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Statue of Isambard Kingdom Brunel (1877)
Temple Place, Victoria Embankment, London, UK
Statue of Isambard Kingdom Brunel (1877)
associated engineer
Isambard Kingdom Brunel
date  November 1860, erected 1877
era  Victorian  |  category  Monument to Engineer  |  reference  TQ307808
photo  Jane Joyce
Multi-talented civil engineer Isambard Kingdom Brunel died at home in Westminster on 15th September 1859, aged 53. The monument standing on a plinth at the west end of Temple Place, on Londonís Victoria Embankment, is believed to be the earliest statue of Brunel erected in Britain.
In November 1860, a little more than a year after Isambard Kingdom Brunelís death, Pietro Carlo Giovanni Batista Marochetti (1805-67, Baron Marochetti of Sardinia) was commissioned to make a statue of him. Marochetti was Queen Victoriaís favourite sculptor and had made a number of royal monuments including statues of Richard I, Edward the Black Prince, Prince Albert and Victoria herself.
Marochettiís bronze of Brunel was one of a trio of memorials to engineers he created in the 1860s. The other two were Robert Stephenson (1803-59) and Joseph Locke (1805-60), and all three were intended for the churchyard of St Margaretís in Westminster. However, this plan was rejected and a site for Brunel was not selected until the following decade.
In 1870, Brunelís son, barrister Isambard Brunel (1837-1902), published a biography of his father. In it, he records that a "few weeks" after Brunelís death, "a meeting of his friends was held, when it was determined to raise some memorial to him. A statue was made by the late Baron Marochetti, and a site for it promised by the First Commissioner of Works; but it has not yet been erected".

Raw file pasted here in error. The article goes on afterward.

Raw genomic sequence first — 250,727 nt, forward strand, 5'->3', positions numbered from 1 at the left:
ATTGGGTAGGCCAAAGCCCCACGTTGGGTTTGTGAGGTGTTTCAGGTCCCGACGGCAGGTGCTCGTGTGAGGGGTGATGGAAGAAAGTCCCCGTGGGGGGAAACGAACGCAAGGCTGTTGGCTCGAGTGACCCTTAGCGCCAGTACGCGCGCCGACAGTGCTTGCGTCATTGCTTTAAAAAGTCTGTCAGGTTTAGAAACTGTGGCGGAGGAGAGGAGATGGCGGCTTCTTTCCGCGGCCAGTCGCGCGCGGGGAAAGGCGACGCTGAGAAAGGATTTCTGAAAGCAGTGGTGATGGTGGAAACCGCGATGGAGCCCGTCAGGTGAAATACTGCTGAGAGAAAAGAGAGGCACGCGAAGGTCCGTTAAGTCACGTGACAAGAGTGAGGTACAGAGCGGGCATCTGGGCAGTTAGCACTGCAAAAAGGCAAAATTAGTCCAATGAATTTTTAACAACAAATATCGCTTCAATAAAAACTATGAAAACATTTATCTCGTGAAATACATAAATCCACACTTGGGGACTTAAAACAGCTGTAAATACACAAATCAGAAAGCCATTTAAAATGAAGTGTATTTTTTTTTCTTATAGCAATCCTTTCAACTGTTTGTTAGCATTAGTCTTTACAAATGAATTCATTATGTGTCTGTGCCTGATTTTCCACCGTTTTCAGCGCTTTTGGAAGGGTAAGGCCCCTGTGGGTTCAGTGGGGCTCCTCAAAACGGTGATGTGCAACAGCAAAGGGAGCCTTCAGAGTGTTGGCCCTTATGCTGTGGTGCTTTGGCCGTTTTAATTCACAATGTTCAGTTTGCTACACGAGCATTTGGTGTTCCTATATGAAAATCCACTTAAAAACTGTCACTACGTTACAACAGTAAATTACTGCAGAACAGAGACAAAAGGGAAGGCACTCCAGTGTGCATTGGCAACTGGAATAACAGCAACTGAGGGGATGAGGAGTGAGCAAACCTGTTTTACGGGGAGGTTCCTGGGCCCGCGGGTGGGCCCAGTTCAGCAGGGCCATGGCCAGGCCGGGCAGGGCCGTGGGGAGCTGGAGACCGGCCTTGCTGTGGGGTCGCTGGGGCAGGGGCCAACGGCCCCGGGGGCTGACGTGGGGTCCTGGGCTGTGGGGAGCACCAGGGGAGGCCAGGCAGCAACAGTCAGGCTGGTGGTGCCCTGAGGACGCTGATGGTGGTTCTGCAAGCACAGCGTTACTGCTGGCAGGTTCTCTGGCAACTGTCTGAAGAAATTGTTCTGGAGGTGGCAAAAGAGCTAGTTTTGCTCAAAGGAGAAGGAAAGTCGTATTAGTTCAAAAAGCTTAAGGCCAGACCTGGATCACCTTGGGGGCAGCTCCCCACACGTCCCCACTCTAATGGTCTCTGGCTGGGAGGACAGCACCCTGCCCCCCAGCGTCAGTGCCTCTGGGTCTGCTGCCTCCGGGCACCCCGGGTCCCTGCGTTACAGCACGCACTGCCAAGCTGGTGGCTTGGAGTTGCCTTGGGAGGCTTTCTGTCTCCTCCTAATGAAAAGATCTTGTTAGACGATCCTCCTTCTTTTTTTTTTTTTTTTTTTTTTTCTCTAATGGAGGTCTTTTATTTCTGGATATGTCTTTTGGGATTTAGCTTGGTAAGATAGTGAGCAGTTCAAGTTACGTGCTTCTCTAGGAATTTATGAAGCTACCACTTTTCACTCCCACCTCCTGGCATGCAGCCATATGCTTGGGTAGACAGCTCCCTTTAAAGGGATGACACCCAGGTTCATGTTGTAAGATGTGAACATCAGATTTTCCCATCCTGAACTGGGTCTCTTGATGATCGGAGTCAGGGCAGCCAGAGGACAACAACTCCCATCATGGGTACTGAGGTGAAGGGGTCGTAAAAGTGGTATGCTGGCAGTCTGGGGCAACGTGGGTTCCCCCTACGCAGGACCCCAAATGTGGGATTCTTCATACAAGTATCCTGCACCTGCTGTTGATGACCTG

In 1877, the bronze was erected in its present location on Victoria Embankment. Brunel wears a frock coat over waistcoat, shirt and trousers and is bareheaded, without his usual stovepipe hat and cigar. He stands at ease, left leg bent and slightly forward, with a compass or other drawing instrument in his hands. His gaze passes over the road traffic to the River Thames, his right eyebrow raised.
The monument stands on a tall square pedestal engraved simply, "Isambard Kingdom Brunel. Civil Engineer. Born 1806. Died 1859". Adjoining the rear of the pedestal, a large plinth-like structure rises behind the bronze and extends either side. Pedestal and plinth are of Portland Stone and were designed by architect R. Norman Shaw (1831-1912), who also designed the stained glass window commemorating Brunel in Westminster Abbey.
In February 1958, the statue and its supporting structure were Grade II listed. Perhaps the figure of Brunel, who was not a tall man, was placed high on a pedestal so the Victorians could look up to their hero?
Sculptor: Pietro Carlo Giovanni Batista Marochetti
Research: ECPK
bibliography
"The Lost Works of Isambard Kingdom Brunel" by John Christopher, Amberley Publishing Limited, 2011
"Londonís Statues and Monuments" by Peter Matthews, Bloomsbury Publishing, London, 2012
www.architecture.com
www.gracesguide.co.uk
www.historicengland.org.uk
www.royalcollection.org.uk
www.victorianweb.org
reference sources   IKB
Location

Statue of Isambard Kingdom Brunel (1877)